Tao Te Ching, Verse 44. excerpt
If your happiness depends on money,
you will never be happy with yourself.
When you realize there is nothing lacking,
the whole world belongs to you.
Tell it to the unemployed.
No matter how much lip service we give to the Sermon on the Mount or verse 44 of the Tao Te Ching, happiness in America means being able to buy things. Just ask any kid at Christmas. He wants stuff.
Buying your happiness is as American as huckleberry pie. It’s a concept built right into the Declaration of Independence. (See below.)
But, at the same time, it doesn’t seem to be a universal truth. Not all countries drill this ideological mindset into their babies from birth. France, as one example, has universal health care, weeks and weeks of mandatory vacation time, meals that last for hours, wine, and the average person sleeps nine hours a night.
Lately, I can’t turn around without hearing about Bhutan. I’m reading The Geography of Bliss, where grumpy author Eric Weiner travels to Bhutan, the world center of happiness. Bhutan officially measures the country’s Gross National Happiness, rather than a Gross National Product. And last week there was Michael J. Fox on a television special, visiting Bhutan, recounting the same anecdotes, sleeping in huts, alleviating his Parkinson’s symptoms, and being the all-around cup-half-full kind of guy.
Maybe I’d be happy too if I could trek off to the Himalayas and observe the sunrise from the back of a yak.
I missed the movie about the homeless stripper at Ebertfest, but I did mange to finally catch up with Wendy and Lucy, the film by Kelly Reichardt that the top film critics called the best movie of 2008 in Film Comment’s annual poll.
This neo-realist depiction of a homeless woman, played bravely by Michelle Williams, and her dog in the Pacific Northwest didn’t have the kind of budget or get the kind of audience that was enjoyed by last year’s movie starring Williams’ late boyfriend, Heath Ledger.
But it seems more relevant today than The Dark Knight. Wendy and Lucy pictures the stark effects of unemployment, a very tough look at hard times. In fact, what struck me most was how similar it is to William Wellman’s 1933 Depression movie, Wild Boys of the Road. Both movies show people riding rails and shoplifting and not knowing how they’re going to scrape by.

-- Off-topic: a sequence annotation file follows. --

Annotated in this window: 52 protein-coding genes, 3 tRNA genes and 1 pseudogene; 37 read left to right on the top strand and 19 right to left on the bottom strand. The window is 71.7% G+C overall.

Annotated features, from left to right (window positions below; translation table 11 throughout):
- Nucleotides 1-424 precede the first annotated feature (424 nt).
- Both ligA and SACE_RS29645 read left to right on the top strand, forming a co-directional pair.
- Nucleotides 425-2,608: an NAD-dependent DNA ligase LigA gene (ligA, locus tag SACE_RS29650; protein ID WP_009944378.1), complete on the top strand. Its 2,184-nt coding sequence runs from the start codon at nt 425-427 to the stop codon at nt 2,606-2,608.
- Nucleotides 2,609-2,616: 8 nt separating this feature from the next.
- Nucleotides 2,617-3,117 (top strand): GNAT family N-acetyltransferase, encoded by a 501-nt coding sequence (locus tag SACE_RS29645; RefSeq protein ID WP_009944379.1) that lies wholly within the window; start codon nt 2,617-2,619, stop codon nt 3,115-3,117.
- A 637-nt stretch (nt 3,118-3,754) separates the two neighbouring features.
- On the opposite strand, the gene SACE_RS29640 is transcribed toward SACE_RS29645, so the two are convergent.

I’m agnostic about happiness myself. I can’t say I really believe in its existence one way or another. It’s like God. Whatever God is, it’s not something any two people can agree on by definition.
Scottish philosopher John Stuart Mill said if you ask yourself if you are happy, you cease to be so.
“Don’t I deserve to be happy?” a woman asked me years ago as she was deciding to leave her husband and batch of kids.
Had I known what to say, I’d have recommended Bhutan.
The phrase “the pursuit of happiness” originally was “property.” The 18th century English writer John Locke wrote in Two Treatises of Government about the inalienable rights of man being life, liberty, and possessions. Later, the Founding Fathers borrowed the phrase and somewhere along the way decided “the pursuit of happiness” sounded better than “commercial junk.”
I didn’t see Will Smith’s movie The Pursuit of Happyness because it seemed to have that very notion of materialism, his rise from homelessness to wealth on Wall Street. Happyness = property.
Small is Beautiful author E.F.Schumacher wrote that we often speak of countries that are underdeveloped, but we need countries willing to say, we have enough.
Unfortunately, from birth, we are put in a cage surrounded by advertisements for floral scented air freshener. The drone of capitalist hypnosis never ends. It doesn’t even matter what you spend your money on. It is the act of spending that matters, the pursuit of 30 day money back guarantee happiness.
If you listen to the people protesting at the Republican tea parties or the anti-immigrant zealots on TV, you know they are serious about getting and keeping property. A woman writing to the News-Gazette recently expressed that “some of us still believe in privatizing Social Security,” because – as she put it – she’s been paying into the system all these years and getting NOTHING from it.
Well, it was not exactly nothing, since it was helping other people.
But none of this socialistic sharing stuff for us. We’re Americans. We believe in the pursuit of property of us, by us, and for us.
A close and long-time friend – someone who would be embarrassed if I referred to him as a philosopher – told me years ago that he had never played the lottery.
“Why not?” I asked.
“Well,” he replied, and I’ve never forgotten, “I was afraid I might win.”
You might think he is anti-American. He may not be particularly happy. But he’s a man after my own heart.